Abstracts 2009

John L. Gohres, Andrew T. Marin, Jie Lu , Charles L. Liotta, Charles A. Eckert “A Spectroscopic Investigation of Alkylcarbonic Acid Formation and Dissociation in CO2-Expanded Alcohols,” I&EC Res, 48, 1302-1306, 2009.

We show a technique to measure alkylcarbonic acid (ACA) formation and dissociation constants in CO2-expanded methanol, ethanol, and benzyl alcohol at 25 °C. In these systems, CO2 reacts with alcohols to form an in situ, self-neutralizing acid that exists under CO2 pressure. UV/vis spectroscopy is a noninvasive method to assay proton concentration, and the resulting values of this proton concentration yield effective equilibrium constants, the product of the formation, and dissociation constants. To separate the acid dissociation constant from the formation equilibrium constant, we employ a method using mass balances. From this, we find that methylcarbonic acid has a pKa of 5.7 and the relative ACA strengths are methyl > ethyl > benzyl. This work provides key parameters to design processes and expanded solvents that fully exploit the environmental and processing benefits of ACAs.


Megan E. Donaldson, Veronica Llopis Mestre, Daniele Vinci, Charles L. Liotta, and Charles A. Eckert, “Switchable Solvents for In-Situ Acid-Catalyzed Hydrolysis of β-Pinene,” I&EC Res, 48, 2542-2547, 2009..

Conventional acid-catalyzed reactions use homogeneous catalysts that generate large amounts of waste due to neutralization processes. We can eliminate such waste with the use of switchable solvents such as butadiene sulfone and piperylene sulfone, which can act as reaction media and generate reversible, in-situ acid catalysts. These solvents enable separation through use of a thermal switch, which shifts the equilibrium from the nonvolatile, polar aprotic solvent to highly volatile products. This equilibrium generates sulfurous acid through the addition of water, enabling acid-catalyzed reactions and easy separation due to the unstable nature of the acid at reversal temperatures. In this work, we use these switchable solvents to complete the hydrolysis of β-pinene to α-terpineol. We show a kinetic study of the hydrolysis reaction, illustrating high activity and selectivity in the novel reaction media. Further, we illustrate recycle of the solvent and catalyst five times without loss in activity or need for neutralization processes.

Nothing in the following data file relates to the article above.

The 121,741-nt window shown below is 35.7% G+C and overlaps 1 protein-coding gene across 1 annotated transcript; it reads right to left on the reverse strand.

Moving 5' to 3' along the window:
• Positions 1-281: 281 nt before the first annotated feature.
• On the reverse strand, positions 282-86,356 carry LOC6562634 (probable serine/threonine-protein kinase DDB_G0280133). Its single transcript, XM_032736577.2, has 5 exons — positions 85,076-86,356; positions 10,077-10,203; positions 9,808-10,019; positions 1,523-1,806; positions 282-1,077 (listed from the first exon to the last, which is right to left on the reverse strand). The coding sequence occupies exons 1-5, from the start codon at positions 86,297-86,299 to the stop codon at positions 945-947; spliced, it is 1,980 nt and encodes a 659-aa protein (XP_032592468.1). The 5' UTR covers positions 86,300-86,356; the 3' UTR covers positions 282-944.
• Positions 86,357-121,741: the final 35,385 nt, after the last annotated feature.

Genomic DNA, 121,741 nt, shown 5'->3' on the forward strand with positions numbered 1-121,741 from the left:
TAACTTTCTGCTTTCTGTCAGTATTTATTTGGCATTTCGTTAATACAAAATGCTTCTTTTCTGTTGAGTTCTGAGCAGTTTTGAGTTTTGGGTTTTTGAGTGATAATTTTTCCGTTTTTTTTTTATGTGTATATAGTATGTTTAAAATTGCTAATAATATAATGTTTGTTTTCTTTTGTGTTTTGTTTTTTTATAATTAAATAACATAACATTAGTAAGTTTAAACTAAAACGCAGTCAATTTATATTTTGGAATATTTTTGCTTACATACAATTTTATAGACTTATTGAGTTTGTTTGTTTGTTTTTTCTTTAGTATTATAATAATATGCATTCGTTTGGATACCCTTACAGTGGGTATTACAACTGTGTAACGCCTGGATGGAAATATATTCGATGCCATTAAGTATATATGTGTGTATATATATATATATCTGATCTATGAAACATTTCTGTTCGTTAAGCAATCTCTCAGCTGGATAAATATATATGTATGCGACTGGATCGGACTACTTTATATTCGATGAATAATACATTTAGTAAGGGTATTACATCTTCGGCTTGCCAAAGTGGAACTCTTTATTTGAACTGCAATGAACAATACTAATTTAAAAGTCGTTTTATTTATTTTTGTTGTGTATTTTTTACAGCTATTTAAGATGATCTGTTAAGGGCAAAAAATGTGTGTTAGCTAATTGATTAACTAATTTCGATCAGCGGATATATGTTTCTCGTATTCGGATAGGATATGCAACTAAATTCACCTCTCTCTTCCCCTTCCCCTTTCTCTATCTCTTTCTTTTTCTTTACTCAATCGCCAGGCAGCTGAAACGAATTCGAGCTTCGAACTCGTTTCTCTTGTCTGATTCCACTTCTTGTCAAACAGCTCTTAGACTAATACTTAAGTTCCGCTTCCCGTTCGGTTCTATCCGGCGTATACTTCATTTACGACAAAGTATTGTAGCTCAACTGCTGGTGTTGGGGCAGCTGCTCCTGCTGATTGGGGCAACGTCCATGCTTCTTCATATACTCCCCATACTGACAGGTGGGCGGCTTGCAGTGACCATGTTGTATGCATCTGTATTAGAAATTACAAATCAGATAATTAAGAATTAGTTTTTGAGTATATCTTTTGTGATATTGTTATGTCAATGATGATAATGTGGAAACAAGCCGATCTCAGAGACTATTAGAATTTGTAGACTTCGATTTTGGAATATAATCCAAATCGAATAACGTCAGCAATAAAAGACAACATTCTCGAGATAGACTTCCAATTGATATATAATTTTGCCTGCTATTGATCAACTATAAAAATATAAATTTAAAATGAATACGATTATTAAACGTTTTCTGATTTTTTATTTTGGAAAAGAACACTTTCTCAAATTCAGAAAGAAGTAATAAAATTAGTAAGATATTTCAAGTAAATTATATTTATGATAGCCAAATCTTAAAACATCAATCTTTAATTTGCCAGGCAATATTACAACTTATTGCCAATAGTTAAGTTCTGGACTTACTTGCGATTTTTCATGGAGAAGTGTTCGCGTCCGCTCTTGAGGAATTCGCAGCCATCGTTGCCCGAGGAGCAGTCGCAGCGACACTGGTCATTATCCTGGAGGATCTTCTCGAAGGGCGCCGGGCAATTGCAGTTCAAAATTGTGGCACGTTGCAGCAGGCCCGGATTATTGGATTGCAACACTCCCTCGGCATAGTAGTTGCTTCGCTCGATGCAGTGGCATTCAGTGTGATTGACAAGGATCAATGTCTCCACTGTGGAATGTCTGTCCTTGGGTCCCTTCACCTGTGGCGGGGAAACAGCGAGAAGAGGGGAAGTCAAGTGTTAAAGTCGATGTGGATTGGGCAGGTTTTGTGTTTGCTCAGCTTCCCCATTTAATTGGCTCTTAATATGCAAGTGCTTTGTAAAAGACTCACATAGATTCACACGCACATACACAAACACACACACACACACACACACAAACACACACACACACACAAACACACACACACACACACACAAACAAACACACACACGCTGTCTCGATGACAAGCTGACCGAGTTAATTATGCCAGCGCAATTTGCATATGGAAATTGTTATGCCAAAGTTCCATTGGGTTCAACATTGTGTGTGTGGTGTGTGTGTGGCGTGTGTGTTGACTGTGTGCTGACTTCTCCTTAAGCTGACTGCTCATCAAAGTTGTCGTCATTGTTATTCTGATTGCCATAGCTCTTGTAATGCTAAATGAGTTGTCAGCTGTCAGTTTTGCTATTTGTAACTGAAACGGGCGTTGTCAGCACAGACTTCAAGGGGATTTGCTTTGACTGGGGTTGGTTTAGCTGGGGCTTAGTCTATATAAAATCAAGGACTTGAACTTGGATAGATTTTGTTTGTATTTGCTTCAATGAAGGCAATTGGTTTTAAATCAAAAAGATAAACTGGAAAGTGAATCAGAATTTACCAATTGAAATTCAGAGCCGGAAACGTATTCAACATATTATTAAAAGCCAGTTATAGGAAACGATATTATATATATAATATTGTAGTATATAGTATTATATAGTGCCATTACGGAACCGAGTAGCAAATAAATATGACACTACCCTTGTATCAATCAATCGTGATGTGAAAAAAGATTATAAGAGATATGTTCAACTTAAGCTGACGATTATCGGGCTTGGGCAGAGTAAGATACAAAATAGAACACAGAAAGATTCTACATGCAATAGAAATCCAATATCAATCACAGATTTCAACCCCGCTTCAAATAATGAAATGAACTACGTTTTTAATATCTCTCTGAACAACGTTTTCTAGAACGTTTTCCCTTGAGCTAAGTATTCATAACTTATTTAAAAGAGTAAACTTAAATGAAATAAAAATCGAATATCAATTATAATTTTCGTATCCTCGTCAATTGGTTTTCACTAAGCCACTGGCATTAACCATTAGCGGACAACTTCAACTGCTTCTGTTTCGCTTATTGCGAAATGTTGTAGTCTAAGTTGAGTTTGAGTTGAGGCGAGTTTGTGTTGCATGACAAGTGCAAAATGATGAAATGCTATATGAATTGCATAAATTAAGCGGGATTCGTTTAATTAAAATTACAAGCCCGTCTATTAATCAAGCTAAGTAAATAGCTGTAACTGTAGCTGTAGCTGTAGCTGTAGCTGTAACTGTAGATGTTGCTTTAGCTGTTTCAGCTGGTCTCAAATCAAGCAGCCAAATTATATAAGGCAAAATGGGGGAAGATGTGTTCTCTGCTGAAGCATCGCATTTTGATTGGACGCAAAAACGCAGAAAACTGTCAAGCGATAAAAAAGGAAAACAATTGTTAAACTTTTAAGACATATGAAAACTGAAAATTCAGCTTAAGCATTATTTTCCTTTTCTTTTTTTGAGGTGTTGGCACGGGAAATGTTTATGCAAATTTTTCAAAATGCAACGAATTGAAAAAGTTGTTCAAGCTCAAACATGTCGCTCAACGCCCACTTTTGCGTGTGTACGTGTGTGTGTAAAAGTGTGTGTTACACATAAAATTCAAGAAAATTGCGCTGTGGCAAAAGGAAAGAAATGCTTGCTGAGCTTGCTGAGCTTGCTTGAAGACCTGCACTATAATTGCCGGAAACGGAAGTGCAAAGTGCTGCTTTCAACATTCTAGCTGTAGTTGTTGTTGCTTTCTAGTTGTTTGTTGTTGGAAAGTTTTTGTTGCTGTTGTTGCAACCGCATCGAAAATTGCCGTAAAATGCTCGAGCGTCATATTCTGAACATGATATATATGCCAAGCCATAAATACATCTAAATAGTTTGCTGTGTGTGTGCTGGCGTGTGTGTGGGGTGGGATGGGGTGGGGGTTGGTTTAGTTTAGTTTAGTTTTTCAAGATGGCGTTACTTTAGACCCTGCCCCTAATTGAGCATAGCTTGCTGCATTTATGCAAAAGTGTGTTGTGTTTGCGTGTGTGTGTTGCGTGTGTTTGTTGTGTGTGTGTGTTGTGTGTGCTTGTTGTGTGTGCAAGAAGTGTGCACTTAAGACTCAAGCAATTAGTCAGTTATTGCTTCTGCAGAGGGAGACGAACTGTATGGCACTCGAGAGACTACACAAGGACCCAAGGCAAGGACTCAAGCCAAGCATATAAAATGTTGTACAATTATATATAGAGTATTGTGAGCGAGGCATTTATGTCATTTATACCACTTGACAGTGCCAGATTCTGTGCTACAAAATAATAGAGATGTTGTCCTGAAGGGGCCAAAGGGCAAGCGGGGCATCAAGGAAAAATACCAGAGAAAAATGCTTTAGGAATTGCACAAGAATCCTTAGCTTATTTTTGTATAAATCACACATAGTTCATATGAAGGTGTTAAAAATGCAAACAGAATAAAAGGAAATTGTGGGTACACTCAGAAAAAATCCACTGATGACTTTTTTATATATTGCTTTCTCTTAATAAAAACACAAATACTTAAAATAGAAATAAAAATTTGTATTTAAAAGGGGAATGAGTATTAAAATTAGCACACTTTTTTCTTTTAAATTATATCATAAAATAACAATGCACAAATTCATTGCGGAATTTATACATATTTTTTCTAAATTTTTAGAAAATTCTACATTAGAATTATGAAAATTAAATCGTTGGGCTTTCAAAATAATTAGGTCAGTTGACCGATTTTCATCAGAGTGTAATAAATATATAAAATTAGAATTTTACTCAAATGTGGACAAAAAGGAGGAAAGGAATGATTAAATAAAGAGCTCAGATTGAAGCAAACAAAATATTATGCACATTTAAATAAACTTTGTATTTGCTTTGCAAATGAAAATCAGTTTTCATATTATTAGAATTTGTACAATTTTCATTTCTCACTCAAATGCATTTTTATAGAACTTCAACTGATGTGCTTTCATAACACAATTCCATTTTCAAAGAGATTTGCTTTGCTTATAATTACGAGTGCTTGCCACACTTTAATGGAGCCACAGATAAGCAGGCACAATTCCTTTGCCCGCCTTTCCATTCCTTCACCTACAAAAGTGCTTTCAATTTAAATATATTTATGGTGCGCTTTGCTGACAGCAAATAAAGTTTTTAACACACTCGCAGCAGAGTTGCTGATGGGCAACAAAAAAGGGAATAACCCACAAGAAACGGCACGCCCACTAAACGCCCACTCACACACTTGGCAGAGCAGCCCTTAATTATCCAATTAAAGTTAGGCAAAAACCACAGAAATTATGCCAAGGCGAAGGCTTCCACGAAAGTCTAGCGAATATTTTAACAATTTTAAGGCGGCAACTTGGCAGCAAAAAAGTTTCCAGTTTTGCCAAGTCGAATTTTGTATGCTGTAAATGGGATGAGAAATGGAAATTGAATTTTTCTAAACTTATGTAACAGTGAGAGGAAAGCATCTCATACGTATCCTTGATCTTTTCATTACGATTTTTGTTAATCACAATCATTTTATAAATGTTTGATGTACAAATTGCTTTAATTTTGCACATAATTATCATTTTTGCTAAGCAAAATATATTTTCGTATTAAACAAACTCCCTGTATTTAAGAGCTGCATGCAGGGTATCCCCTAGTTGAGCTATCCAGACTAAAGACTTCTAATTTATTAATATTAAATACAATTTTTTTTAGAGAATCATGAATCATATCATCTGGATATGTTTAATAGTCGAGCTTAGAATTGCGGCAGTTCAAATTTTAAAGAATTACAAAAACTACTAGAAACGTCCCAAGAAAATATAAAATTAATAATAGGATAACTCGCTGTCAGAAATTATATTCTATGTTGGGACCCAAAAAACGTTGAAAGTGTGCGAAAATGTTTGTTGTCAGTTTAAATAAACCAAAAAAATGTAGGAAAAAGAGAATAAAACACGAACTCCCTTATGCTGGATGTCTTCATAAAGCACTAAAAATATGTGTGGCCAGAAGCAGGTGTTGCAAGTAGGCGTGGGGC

Megan E. Donaldson, Laura C. Draucker, Vittoria Blasucci, Charles L. Liotta, Charles A. Eckert, “Liquid- Liquid Equlibria of Polyethylene Glycol (PEG) 400 and CO2 with Common Organic Solvents,” Fluid Phase Equil., 277, 81-86, 2009.

Liquid polyethylene glycol (PEG), in combination with carbon dioxide (CO2) and common organic solvents, enables the coupling of a homogeneous reaction with a heterogeneous separation. This is important for the application of homogenous catalysts, which offer superior reactivity but are difficult to separate and recycle. CO2 can act as a miscibility switch to shift the system from homogeneous at atmospheric conditions to heterogeneous under CO2 pressure. This allows for extraction of the products into the organic solvent phase and immobilization of the homogeneous catalyst in the PEG phase. This work examines the phase behavior of PEG and carbon dioxide with 1,4-dioxane and acetonitrile at 25 and 40 °C and pressures ranging from 5 to 8 MPa. The experimental data are compared to theoretical calculations using the Sanchez–Lacombe equation of state.